Inland Revenue has recently released Revenue Alert RA 15/01 (Alert). The Alert signals Inland Revenue's increased focus on certain employee share schemes, especially those which in Inland Revenue's view have the legal form of share scheme but the economic effect of an option scheme.
Reason for the increased focus
The increased focus is due to the difference in the tax treatment between share schemes and option schemes.
When a company issues shares to employees, the employee is taxed on any benefit received from the issue of the shares (ie the difference between the market value of the shares at the time they are issued and the price paid by the employee). By contrast, where an option is granted to an employee to purchase shares in the future, the benefit is not treated as being received for tax purposes until the option is exercised. When the option is exercised, the employee is taxed on the difference between the market value of the shares on the exercise date and the option/exercise price paid by the employee.
A consequence of an option scheme is that where the value of the shares has increased, the delay between acquiring and exercising options can result in a higher tax liability than if shares had been issued when the employee first entered the arrangement. Of course it follows that if the value of the shares decreases then the employee can elect not to exercise the option and their loss is limited to the option price paid (if any).
Types of schemes Inland Revenue will focus on
Inland Revenue has expressed concern with employee share schemes that deliver the economic effect of share options to employees, but have the legal form of the share issuance programme to take advantage of the more favourable tax treatment.
Two specific examples have been given by the Commissioner in the Alert.
Shares held on trust which the employee can elect to reject
In the first example, an employee purchases shares at market value which are then held on trust for three years. The purchase of the shares is funded by way of a limited recourse loan from the employer. The employee does not receive any voting, dividend, or other participation rights from the shares while they are held on trust.
After the three year period expires, the shares vest and the loan must be repaid. However, at this time the employee may choose to reject the vesting of the shares. If the shares are rejected then the loan will be satisfied by the transfer of the beneficial ownership in the shares from the trust back to the employer.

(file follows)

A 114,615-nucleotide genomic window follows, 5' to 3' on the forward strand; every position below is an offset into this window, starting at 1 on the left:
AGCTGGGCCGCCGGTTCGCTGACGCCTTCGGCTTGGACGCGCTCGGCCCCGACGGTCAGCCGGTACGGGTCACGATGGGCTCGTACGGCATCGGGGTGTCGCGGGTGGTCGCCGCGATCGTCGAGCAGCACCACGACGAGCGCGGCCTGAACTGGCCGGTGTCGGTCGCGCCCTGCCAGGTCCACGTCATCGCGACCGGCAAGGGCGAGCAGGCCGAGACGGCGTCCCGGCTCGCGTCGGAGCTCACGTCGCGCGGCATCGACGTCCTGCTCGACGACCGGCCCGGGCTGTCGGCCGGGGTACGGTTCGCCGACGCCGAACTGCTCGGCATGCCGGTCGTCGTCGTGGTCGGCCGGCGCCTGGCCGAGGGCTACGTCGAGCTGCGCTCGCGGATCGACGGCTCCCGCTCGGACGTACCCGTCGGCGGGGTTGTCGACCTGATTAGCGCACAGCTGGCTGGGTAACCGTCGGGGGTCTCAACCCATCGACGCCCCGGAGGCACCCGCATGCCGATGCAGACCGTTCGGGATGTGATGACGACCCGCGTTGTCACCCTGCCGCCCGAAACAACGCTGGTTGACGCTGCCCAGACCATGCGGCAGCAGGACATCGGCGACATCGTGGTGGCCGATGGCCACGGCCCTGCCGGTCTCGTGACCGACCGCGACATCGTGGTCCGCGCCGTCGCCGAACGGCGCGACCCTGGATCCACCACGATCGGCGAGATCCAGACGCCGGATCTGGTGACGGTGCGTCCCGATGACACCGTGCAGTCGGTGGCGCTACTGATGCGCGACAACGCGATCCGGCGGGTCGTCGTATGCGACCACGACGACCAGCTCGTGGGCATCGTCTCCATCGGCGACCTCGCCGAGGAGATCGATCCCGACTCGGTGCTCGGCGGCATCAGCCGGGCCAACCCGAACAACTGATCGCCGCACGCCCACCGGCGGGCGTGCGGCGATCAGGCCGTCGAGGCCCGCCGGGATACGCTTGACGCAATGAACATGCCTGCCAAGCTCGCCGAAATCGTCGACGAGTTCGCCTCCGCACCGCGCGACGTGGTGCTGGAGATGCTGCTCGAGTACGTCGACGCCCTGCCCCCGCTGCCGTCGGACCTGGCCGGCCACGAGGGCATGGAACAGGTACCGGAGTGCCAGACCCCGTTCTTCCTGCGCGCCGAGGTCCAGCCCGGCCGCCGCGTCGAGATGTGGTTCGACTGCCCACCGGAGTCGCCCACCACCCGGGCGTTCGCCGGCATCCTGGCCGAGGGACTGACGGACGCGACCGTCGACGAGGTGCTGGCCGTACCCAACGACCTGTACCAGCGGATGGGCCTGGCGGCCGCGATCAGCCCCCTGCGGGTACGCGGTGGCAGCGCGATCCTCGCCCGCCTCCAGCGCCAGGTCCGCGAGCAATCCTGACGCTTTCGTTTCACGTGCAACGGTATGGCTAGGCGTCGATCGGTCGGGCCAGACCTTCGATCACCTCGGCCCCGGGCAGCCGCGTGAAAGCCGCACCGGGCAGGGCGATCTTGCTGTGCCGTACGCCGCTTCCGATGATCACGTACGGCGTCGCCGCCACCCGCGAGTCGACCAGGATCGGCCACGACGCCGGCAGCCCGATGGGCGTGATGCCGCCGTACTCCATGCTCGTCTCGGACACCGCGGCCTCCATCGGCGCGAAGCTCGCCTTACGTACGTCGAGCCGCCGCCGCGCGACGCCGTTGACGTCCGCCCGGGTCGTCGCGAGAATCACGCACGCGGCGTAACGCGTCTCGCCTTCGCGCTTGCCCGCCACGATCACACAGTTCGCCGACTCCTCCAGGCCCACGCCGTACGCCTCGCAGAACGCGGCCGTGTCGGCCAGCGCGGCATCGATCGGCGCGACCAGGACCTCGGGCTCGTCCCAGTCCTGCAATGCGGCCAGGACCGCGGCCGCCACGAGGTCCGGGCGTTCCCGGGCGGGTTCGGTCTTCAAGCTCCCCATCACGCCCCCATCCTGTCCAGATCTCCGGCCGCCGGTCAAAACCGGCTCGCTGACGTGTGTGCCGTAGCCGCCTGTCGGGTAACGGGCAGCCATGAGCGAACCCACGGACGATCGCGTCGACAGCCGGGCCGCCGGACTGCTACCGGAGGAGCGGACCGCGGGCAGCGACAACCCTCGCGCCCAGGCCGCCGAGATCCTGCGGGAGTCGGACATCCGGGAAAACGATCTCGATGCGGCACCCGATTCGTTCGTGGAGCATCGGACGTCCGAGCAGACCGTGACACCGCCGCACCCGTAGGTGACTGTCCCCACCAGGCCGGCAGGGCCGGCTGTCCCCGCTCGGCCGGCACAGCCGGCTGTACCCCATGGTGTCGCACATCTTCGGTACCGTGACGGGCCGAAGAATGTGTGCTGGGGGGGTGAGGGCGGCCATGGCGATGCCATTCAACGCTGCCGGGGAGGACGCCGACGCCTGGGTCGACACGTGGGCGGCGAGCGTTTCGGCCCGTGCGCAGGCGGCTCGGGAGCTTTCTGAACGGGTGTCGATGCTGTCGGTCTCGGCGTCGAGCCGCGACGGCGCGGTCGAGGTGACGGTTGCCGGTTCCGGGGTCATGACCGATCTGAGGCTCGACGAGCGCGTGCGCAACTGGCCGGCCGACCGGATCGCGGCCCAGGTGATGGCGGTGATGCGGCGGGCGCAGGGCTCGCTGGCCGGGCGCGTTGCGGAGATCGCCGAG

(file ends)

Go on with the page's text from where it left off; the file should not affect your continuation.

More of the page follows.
Reclassification of shares
The second example involves a scheme in which shares are reclassified after purchase.
In this scheme, the employee is able to purchase class B shares in the company at market value. The shares vest immediately. Because these class B shares do not contain any dividend or voting rights; only the right to be reclassified to ordinary shares, their market value is substantially lower than the market value of ordinary shares.
After a specified period of time, the class B shares held by the employee are reclassified by the company into ordinary shares.
It is important to note that the Alert is not binding on Inland Revenue nor does it prevent Inland Revenue from investigating schemes other than the two examples provided. However, it is equally important to note that the Alert is simply Inland Revenue's current view and it does not mean that a court would necessarily agree with Inland Revenue's interpretation of the two examples provided.
That said, the Alert provides a useful insight into the types of arrangements that Inland Revenue is likely to focus on in the near future.
In our view, some of the characteristics in the examples in the Alert may be included in employee share schemes for sound commercial reasons. For example, an employer may wish to restrict employee voting rights for commercially sensible administrative reasons.
The presence of some of these characteristics should not automatically mean that a scheme is deemed to be a tax avoidance arrangement. Conversely, a scheme which does not include any of these features will not necessarily be without risk either. Each scheme needs to be assessed on a case by case basis.
Despite these uncertainties, the Alert highlights that the economic substance of the share scheme will be part of Inland Revenue's future analysis of employee share schemes. Employee share schemes which have been engineered to have an economic result which does not align with the legal form of the scheme will potentially be targeted by Inland Revenue.
As employee share schemes typically operate for a number of years, the possibility exists that the law or the approach of regulators (such as Inland Revenue) may change during the lifetime of any scheme. As such we recommend that employee share schemes obtain regular 'legal health checks' to ensure that they continue to operate as expected and are fully compliant with all current laws and the approach of regulators.